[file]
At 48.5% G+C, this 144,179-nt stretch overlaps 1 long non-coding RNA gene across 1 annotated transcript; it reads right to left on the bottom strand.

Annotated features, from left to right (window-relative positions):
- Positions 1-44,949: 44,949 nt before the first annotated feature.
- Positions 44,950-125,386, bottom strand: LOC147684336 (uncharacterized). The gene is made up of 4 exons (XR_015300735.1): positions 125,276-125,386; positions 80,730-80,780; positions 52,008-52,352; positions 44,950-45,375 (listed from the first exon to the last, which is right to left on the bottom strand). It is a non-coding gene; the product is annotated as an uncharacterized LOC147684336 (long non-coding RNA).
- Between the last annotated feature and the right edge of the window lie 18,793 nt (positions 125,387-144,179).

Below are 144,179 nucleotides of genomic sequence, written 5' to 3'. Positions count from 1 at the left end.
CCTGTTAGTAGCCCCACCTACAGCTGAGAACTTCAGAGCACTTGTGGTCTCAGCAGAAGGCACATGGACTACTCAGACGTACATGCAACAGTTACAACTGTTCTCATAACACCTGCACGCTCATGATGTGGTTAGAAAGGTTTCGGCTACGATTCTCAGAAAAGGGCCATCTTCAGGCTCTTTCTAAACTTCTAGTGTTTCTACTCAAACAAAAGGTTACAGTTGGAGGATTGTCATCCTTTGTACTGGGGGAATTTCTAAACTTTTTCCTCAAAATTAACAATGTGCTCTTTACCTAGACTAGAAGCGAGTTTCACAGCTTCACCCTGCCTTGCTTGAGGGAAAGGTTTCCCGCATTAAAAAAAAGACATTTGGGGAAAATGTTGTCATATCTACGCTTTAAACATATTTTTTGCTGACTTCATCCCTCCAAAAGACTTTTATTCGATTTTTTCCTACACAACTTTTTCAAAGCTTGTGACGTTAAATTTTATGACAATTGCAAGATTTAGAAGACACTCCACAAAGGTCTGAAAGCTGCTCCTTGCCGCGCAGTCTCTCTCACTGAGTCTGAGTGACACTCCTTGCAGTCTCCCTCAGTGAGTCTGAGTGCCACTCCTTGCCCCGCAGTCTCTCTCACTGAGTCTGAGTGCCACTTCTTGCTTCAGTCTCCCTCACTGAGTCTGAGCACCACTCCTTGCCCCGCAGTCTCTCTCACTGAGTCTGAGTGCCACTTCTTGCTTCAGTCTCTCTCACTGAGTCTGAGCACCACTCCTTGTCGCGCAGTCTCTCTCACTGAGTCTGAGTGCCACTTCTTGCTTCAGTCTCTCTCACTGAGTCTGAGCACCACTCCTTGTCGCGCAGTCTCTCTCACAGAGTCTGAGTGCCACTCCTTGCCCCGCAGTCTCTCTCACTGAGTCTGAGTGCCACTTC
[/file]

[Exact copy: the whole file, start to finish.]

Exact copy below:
At 48.5% G+C, this 144,179-nt stretch overlaps 1 long non-coding RNA gene across 1 annotated transcript; it reads right to left on the bottom strand.

Annotated features, from left to right (window-relative positions):
- Positions 1-44,949: 44,949 nt before the first annotated feature.
- Positions 44,950-125,386, bottom strand: LOC147684336 (uncharacterized). The gene is made up of 4 exons (XR_015300735.1): positions 125,276-125,386; positions 80,730-80,780; positions 52,008-52,352; positions 44,950-45,375 (listed from the first exon to the last, which is right to left on the bottom strand). It is a non-coding gene; the product is annotated as an uncharacterized LOC147684336 (long non-coding RNA).
- Between the last annotated feature and the right edge of the window lie 18,793 nt (positions 125,387-144,179).

Below are 144,179 nucleotides of genomic sequence, written 5' to 3'. Positions count from 1 at the left end.
CCTGTTAGTAGCCCCACCTACAGCTGAGAACTTCAGAGCACTTGTGGTCTCAGCAGAAGGCACATGGACTACTCAGACGTACATGCAACAGTTACAACTGTTCTCATAACACCTGCACGCTCATGATGTGGTTAGAAAGGTTTCGGCTACGATTCTCAGAAAAGGGCCATCTTCAGGCTCTTTCTAAACTTCTAGTGTTTCTACTCAAACAAAAGGTTACAGTTGGAGGATTGTCATCCTTTGTACTGGGGGAATTTCTAAACTTTTTCCTCAAAATTAACAATGTGCTCTTTACCTAGACTAGAAGCGAGTTTCACAGCTTCACCCTGCCTTGCTTGAGGGAAAGGTTTCCCGCATTAAAAAAAAGACATTTGGGGAAAATGTTGTCATATCTACGCTTTAAACATATTTTTTGCTGACTTCATCCCTCCAAAAGACTTTTATTCGATTTTTTCCTACACAACTTTTTCAAAGCTTGTGACGTTAAATTTTATGACAATTGCAAGATTTAGAAGACACTCCACAAAGGTCTGAAAGCTGCTCCTTGCCGCGCAGTCTCTCTCACTGAGTCTGAGTGACACTCCTTGCAGTCTCCCTCAGTGAGTCTGAGTGCCACTCCTTGCCCCGCAGTCTCTCTCACTGAGTCTGAGTGCCACTTCTTGCTTCAGTCTCCCTCACTGAGTCTGAGCACCACTCCTTGCCCCGCAGTCTCTCTCACTGAGTCTGAGTGCCACTTCTTGCTTCAGTCTCTCTCACTGAGTCTGAGCACCACTCCTTGTCGCGCAGTCTCTCTCACTGAGTCTGAGTGCCACTTCTTGCTTCAGTCTCTCTCACTGAGTCTGAGCACCACTCCTTGTCGCGCAGTCTCTCTCACAGAGTCTGAGTGCCACTCCTTGCCCCGCAGTCTCTCTCACTGAGTCTGAGTGCCACTTC